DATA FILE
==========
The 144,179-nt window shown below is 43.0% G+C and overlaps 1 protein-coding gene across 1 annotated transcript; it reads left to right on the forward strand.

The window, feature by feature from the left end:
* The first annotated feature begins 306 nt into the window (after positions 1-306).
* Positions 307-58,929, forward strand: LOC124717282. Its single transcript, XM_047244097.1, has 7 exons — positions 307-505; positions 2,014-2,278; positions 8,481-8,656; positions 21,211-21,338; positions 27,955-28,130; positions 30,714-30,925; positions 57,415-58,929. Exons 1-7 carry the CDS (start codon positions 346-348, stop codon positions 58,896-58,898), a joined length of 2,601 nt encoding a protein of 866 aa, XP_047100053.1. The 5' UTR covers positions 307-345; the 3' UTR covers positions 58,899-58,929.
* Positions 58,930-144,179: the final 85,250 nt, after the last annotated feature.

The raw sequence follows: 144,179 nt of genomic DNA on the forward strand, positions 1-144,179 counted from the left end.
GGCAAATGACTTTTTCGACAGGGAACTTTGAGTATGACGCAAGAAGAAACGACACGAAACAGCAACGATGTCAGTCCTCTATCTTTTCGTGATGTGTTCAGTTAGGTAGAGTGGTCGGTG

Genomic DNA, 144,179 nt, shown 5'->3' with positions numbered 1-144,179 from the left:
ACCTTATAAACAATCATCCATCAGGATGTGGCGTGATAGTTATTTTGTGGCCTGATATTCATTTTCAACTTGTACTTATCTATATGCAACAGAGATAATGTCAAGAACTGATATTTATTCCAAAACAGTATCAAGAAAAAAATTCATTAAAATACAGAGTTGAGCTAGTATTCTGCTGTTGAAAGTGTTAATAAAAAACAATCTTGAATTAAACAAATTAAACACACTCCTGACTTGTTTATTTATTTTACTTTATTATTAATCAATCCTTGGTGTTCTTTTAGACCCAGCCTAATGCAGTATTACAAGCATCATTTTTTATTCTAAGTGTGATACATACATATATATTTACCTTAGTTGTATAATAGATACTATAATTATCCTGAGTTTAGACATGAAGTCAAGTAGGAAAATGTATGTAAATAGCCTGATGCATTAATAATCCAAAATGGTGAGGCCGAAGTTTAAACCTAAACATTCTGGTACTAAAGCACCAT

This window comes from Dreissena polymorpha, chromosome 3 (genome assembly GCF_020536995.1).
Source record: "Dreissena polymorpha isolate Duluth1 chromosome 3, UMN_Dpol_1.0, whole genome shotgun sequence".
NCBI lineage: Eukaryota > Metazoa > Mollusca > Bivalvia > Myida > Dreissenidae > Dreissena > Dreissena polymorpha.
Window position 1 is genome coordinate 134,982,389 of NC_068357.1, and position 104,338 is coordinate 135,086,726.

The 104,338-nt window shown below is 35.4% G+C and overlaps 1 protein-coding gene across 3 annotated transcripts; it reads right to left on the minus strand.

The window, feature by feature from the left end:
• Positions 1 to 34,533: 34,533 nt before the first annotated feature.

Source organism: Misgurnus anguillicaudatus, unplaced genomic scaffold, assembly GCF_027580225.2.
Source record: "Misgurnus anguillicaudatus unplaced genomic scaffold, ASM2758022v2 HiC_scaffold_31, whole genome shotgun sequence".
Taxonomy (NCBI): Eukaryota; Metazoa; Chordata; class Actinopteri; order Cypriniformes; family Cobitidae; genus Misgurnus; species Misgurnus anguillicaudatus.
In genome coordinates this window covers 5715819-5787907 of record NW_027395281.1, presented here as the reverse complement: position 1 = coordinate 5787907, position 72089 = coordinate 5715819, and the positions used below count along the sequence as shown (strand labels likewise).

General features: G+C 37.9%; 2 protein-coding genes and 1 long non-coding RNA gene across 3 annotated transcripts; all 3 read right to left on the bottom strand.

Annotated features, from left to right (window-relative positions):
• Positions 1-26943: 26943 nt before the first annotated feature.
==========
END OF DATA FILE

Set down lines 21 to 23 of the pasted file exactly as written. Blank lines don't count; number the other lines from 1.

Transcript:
General features: G+C 37.9%; 2 protein-coding genes and 1 long non-coding RNA gene across 3 annotated transcripts; all 3 read right to left on the bottom strand.

Annotated features, from left to right (window-relative positions):
• Positions 1-26943: 26943 nt before the first annotated feature.